Making it past the pool stage at the last four World Cups involved more skill than luck for the Irish.
Ireland, much to the annoyance of former major force Wales, have become the biggest rivals of England and France in the Six Nations (formerly Five Nations) over the last decade or so.
Ironically, Wales handed Ireland their first ever World Cup defeat in the opening pool match of 1987.
The 13-6 loss to the Welsh gave them the kick up the backside they needed.
WORLD CUP RECORD
Played 16 - W:9 L:7
1991: Quarter- finals
1999: Quarter-finals play-offs
Comfortable wins against Canada and Tonga followed as they progressed to the quarter-finals and a meeting with Australia.
Unfortunately for Ireland, Wallabies' fly-half Michael Lynagh remembered his kicking boots, picking up an individual tally of 17 points as his team romped to a 33-15 win.
Four years later, Ireland faced Australia once again at the quarter-final stage, but this time around it was far from a one-sided affair.
The match, which to this day is still billed as one of the great World Cup games, had a climax to savour.
With six minutes remaining, Ireland took a three-point lead when flanker Gordon Hamilton went over and Ralph Keyes followed up with a conversion.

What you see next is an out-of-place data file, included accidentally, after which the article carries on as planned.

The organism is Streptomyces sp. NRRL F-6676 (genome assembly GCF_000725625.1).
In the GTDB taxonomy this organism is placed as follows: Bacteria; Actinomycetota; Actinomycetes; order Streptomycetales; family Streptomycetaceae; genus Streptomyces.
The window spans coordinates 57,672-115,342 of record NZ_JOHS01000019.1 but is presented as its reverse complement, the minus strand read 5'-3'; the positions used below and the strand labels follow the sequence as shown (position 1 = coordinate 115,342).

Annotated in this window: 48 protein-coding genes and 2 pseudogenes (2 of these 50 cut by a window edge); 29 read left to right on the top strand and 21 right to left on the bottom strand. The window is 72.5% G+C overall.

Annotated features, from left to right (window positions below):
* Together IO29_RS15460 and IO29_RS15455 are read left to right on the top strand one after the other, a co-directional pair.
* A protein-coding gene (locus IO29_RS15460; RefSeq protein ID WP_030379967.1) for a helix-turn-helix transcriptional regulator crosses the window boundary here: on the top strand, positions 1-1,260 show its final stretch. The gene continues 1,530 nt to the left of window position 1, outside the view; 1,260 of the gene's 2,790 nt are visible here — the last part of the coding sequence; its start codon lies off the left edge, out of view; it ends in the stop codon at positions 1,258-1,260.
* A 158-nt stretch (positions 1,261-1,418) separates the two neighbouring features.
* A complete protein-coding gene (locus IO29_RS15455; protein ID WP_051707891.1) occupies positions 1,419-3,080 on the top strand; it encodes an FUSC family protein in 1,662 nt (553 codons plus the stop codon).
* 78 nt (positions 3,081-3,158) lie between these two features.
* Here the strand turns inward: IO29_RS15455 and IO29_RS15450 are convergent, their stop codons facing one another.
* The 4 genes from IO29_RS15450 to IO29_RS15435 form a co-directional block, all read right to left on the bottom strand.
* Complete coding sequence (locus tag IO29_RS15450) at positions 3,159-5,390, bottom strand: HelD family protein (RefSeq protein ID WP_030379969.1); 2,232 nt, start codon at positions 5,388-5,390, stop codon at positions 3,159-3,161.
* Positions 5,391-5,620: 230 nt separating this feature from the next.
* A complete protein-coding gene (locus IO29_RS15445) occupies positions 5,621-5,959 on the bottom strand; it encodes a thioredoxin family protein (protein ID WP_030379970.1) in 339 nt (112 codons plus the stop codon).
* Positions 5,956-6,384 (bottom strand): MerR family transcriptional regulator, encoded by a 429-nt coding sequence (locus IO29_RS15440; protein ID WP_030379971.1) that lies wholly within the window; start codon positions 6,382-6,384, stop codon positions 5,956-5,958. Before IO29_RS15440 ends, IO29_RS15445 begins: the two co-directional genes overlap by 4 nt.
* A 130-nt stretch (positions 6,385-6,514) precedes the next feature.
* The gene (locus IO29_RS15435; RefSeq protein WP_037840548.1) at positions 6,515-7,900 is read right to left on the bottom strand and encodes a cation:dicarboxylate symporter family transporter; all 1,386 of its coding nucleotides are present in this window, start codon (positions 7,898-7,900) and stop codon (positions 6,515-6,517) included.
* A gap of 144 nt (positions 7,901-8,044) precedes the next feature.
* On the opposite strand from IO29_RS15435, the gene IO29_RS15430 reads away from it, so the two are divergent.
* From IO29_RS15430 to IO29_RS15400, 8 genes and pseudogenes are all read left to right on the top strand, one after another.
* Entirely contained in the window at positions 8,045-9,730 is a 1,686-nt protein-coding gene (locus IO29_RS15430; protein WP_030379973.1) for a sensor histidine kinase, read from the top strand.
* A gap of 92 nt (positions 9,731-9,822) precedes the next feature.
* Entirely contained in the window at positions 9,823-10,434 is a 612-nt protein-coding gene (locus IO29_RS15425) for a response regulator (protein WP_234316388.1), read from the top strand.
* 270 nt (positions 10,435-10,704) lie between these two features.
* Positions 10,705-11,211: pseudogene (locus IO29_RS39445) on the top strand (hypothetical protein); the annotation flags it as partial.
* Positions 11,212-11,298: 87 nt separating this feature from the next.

But Lynagh, who caused so much heartache in 1987 did the same again, this time going over with just seconds left.
A big win over Japan and a narrow 24-23 victory over the Welsh secured a third successive spot in the last eight, in 1995.
This time the French awaited them.
Ireland relied much on the boot of Eric Elwood who kicked all 12 of their points.
France on the other hand exposed weaknesses in the Irish defence, with Thierry Lacroix kicking 26 points while captain Philippe Saint-Andre and Emile Ntamack ran over to secure a 36-12 victory.
At the last World Cup, wins over Romania and the United States put them in a good position to reach the quarter- finals.
And they were expected to do so with Argentina awaiting them in the play-off match.
But the Pumas went up a gear while Ireland seem to go down one.
The 72nd-minute try from Pumas winger Diego Alabanese and a Gonzalo Quesada penalty handed Ireland a 28-24 defeat.